Christopher Lee Merrill and Calvin Holmes Jr. took deals to escape life sentences, but now they are defense-lawyer targets in a murder trial that began Monday in Sacramento Superior Court.
“There is nothing they won’t say to please the DA,” attorney Ken Rosenfeld, representing Roman Lewis Hooker, 27, said in his opening statement. “They were looking at forever in prison.”
Merrill, 26, had faced a life term with no parole in the Nov. 12, 2009, pot robbery shooting death of Donald Kirby in Oak Park. Now, thanks to his no-contest plea to manslaughter and second-degree attempted robbery, Merrill is in line for a 14-year term, Deputy District Attorney Hilary Bagley Franzoia told the jury.
Holmes, 24, pleaded no contest to attempted robbery. Bagley said his arrangement calls for a 5 1/2-year prison sentence, instead of life without parole.
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“ ‘What can I do to not have to die in prison? Give up innocent people? Not a problem,’ ” said defense lawyer Linda Parisi, who is representing Elias Nicholas Garcia, 26, in offering an explanation for witnesses’ cooperation.
Kirby, 47, was shot in the face and killed just inside the front door of his apartment in the 3300 block of V Street, a little after 8 in the morning on the day of his death.
Bagley, in her opening statement, said Garcia knew Kirby and knew he was a small-time pot dealer. She said Garcia, a former baseball player at American River College, pulled together the crew that consisted of Merrill, Hooker and Holmes for the morning rush-hour raid on Kirby’s apartment. She identified Garcia as the gunman who knocked on the Kirby’s door and shot him in the face with a single shot from a .40-caliber semiautomatic handgun.
Right behind Garcia in the approach to Kirby’s apartment was Roman Hooker, Bagley said. Merrill, reputed to be a one-time robbery partner and fellow gang member of Garcia’s, also was close by at Kirby’s door, while Holmes worked as the getaway driver, according to the prosecution.
“Unbeknownst to Mr. Kirby, there was a plan that a residential robbery would take place,” Bagley told the jury. Kirby opened the door, saw the barrel of the gun and realized right away he had a problem, Bagley said. “He tried to shut his door, and at that time he was shot in the face by defendant Elias Garcia.”
In a trial brief she filed with the court, Bagley said Kirby suffered from arteriosclerosis and hypertension. He had obtained a medical marijuana card and was known to sell small baggies of weed to people he knew, the brief said.
According to Sacramento County online court records, Kirby also had a criminal record that included two convictions for identity theft that on separate occasions landed him in state prison.
Bagley said in her opening statement that the slain man was a “computer geek,” and her court papers said detectives found multiple laptops in Kirby’s apartment. One of them was reported to be stolen, and Kirby had a reputation for fixing broken laptops and “cleaning” them for resale, according to the DA’s trial brief.
The prosecutor’s court papers said Sacramento homicide detectives learned “from the street” in late November 2009 that Christopher Merrill was involved in the shooting. They questioned him on Dec. 3, 2009, and on the same day served a search warrant on Elias Garcia’s north area apartment. Bagley said detectives found six rounds of .40-caliber ammunition in Garcia’s pants pocket. The bullets were of the same make as a single cartridge that investigators found on Donald Kirby’s doormat the day he was killed, according to the prosecution.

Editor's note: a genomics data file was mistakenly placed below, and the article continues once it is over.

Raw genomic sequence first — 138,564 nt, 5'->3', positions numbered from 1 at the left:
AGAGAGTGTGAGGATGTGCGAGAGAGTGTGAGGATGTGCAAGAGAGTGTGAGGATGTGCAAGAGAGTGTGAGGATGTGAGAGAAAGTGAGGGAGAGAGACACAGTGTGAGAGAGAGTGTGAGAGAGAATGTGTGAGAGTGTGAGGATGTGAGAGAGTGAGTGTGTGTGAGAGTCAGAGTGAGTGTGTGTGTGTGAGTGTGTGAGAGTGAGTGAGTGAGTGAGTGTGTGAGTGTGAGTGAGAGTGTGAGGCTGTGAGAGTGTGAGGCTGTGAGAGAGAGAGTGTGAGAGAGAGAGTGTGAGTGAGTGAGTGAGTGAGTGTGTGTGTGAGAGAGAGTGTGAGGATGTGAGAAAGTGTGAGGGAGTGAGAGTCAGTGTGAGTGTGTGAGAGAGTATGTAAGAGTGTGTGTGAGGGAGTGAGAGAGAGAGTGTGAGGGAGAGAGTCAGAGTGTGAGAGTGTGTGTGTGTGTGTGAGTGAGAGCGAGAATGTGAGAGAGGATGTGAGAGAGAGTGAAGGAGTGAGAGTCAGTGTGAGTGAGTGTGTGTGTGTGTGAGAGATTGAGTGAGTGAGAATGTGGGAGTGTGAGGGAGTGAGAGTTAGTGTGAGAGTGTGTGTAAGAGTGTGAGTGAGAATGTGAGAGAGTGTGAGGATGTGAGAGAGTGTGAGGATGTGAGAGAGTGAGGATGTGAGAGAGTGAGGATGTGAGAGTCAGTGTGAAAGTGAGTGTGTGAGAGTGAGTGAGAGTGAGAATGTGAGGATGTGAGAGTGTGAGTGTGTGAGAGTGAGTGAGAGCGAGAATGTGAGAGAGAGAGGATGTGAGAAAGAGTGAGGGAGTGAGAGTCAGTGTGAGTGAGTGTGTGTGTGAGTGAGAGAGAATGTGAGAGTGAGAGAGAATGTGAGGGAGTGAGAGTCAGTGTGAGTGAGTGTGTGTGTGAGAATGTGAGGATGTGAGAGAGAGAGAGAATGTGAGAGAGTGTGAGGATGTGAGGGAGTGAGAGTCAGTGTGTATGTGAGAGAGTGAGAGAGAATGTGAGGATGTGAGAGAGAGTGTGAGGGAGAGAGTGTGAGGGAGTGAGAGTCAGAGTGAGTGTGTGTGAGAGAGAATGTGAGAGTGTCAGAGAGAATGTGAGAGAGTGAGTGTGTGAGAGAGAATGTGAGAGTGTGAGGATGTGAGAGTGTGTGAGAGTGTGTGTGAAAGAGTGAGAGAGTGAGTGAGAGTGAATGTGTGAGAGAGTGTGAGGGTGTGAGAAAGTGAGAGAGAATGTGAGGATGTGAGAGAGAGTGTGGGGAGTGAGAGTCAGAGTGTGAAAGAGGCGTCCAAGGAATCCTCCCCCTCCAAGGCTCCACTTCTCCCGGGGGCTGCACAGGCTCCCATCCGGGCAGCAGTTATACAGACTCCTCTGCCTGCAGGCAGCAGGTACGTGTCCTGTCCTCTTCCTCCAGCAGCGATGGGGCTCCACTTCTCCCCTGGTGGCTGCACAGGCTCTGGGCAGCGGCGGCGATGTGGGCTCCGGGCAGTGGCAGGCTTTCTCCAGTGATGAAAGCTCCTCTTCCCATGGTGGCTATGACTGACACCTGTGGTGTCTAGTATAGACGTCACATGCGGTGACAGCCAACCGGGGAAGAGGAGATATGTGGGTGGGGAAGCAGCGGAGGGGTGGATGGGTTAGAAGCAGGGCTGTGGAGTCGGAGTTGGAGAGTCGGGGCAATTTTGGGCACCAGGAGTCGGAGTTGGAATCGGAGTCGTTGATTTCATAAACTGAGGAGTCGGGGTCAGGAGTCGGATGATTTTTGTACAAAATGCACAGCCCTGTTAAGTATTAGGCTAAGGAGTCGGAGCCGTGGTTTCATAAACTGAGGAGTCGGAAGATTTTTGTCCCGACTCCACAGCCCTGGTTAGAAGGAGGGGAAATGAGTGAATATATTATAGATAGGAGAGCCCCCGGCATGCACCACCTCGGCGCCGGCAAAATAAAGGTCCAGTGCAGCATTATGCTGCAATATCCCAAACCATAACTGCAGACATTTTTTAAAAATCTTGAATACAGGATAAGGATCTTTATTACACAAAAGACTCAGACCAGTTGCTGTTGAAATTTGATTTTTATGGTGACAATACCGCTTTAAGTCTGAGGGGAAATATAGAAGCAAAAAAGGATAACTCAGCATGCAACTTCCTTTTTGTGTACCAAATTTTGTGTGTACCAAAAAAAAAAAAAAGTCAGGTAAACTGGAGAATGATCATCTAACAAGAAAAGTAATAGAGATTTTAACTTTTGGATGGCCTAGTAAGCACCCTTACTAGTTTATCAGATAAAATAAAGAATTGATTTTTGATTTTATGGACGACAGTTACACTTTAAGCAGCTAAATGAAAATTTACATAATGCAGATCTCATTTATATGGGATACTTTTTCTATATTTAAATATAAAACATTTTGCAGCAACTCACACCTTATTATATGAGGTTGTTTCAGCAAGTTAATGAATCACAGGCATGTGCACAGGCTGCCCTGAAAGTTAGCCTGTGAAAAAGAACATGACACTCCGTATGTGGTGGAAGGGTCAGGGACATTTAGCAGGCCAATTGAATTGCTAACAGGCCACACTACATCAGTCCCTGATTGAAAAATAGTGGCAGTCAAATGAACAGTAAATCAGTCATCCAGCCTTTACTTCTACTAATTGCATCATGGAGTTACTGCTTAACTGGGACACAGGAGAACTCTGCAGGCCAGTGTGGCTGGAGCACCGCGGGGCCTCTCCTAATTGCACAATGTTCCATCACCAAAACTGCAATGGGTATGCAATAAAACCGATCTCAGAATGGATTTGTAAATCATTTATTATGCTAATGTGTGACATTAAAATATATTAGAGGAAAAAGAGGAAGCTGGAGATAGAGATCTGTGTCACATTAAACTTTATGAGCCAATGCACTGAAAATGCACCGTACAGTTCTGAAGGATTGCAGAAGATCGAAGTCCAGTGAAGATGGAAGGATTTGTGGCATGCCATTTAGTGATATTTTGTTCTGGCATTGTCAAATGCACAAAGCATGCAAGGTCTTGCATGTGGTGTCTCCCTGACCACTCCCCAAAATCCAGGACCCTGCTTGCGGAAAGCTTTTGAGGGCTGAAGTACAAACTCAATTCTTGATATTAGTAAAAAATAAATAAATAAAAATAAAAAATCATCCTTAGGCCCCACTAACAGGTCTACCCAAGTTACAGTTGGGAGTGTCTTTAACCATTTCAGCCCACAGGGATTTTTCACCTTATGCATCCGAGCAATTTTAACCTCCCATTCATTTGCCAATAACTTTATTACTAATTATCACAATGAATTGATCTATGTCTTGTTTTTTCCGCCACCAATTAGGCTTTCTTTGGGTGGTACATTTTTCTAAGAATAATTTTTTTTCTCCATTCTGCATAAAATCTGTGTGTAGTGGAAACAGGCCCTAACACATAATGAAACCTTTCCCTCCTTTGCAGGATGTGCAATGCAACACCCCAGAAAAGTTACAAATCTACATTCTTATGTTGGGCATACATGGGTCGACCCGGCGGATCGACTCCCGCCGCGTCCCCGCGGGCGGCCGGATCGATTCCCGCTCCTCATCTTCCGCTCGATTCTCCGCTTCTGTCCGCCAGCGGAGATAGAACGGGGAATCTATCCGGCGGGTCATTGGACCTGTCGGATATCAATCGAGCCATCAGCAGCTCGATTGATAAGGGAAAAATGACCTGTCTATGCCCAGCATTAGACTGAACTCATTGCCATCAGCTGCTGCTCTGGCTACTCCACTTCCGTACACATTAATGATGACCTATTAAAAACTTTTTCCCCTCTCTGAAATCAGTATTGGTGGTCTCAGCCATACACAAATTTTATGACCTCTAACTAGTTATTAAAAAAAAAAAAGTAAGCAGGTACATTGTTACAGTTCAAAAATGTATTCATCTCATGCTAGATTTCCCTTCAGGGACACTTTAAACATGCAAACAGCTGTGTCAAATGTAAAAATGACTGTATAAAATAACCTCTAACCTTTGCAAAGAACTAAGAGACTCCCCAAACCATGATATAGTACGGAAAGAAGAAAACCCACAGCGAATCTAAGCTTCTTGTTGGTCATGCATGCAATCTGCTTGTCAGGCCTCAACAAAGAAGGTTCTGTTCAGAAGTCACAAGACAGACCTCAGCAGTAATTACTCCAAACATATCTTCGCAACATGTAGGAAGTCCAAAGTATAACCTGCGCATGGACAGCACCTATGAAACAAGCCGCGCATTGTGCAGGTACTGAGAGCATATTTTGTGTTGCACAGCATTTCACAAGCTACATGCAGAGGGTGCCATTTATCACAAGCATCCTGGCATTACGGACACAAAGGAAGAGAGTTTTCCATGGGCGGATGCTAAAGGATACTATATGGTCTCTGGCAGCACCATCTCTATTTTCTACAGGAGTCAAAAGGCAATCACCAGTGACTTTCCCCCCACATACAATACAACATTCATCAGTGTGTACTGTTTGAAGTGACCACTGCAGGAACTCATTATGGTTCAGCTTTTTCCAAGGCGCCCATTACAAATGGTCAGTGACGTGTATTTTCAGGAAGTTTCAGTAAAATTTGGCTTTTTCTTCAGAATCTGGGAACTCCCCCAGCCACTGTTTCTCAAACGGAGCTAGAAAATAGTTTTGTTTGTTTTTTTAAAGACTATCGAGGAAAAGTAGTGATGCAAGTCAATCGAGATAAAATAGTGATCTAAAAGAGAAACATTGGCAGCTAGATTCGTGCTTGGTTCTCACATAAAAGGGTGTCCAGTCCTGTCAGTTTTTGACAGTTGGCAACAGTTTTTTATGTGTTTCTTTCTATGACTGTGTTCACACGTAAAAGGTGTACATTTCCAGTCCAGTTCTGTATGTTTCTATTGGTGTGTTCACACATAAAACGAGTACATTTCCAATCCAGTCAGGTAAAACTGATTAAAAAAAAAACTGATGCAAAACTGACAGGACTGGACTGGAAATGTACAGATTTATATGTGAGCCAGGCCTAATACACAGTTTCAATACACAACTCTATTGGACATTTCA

At first, Merrill denied knowing anything about the Kirby killing, Bagley told the jury. But after several interviews with investigators, last September he gave them the robbery scenario that Bagley presented to the jury. Her court papers suggested another element to the shooting: Garcia was angry at Kirby because the victim, in a previous contact, had “put a move” on him in a sexually suggestive manner.
Authorities said that shortly after the search of his apartment, Garcia in December 2009 took off for Oklahoma. Bagley’s trial brief said he was arrested at the Greyhound bus station in downtown Los Angeles. Returned to Sacramento, Garcia pleaded no contest to being an ex-con in possession of ammunition, according to court records. He was sentenced to 16 months in prison. Paroled on Aug. 20, 2010, he was charged with Kirby’s murder three months later.
Like Merrill, Calvin Holmes, when he was first questioned by police in October 2010, denied knowing anything about the killing. He maintained his silence after his arrest a month later, but changed his story, just like Merrill, last September, before the case was assigned to Judge Helena R. Gweon for trial, according to Bagley’s trial brief.
Holmes independently corroborated the basics of Merrill’s version of the Kirby killing, according to Bagley. She said Holmes added that when the other three ran back to the car after the shooting, Merrill appeared “shocked and spooked, and repeatedly shouted at Mr. Garcia, ‘Why did you shoot that man?’ ” the prosecutor said in her opening statement.
Holmes entered his no-contest plea Nov. 21 to the attempted robbery while Merrill four days later admitted to the manslaughter. They are both scheduled to be sentenced when the trial concludes.
“Each of them had a choice,” Bagley told the jury Monday. “Tell what you know, and knowing that whatever deal you get, you’ll be a snitch.”
Both are likely to testify sometime next week.
Parisi, the attorney for Garcia, countered with words like “mercenary” to describe the prosecution witnesses, both of whom she said were told by the authorities, “Tell us this information and you can buy your way out.”
“This trial has been orchestrated and manufactured,” Parisi said.
“They know their freedom depends on what they say here,” added Rosenfeld.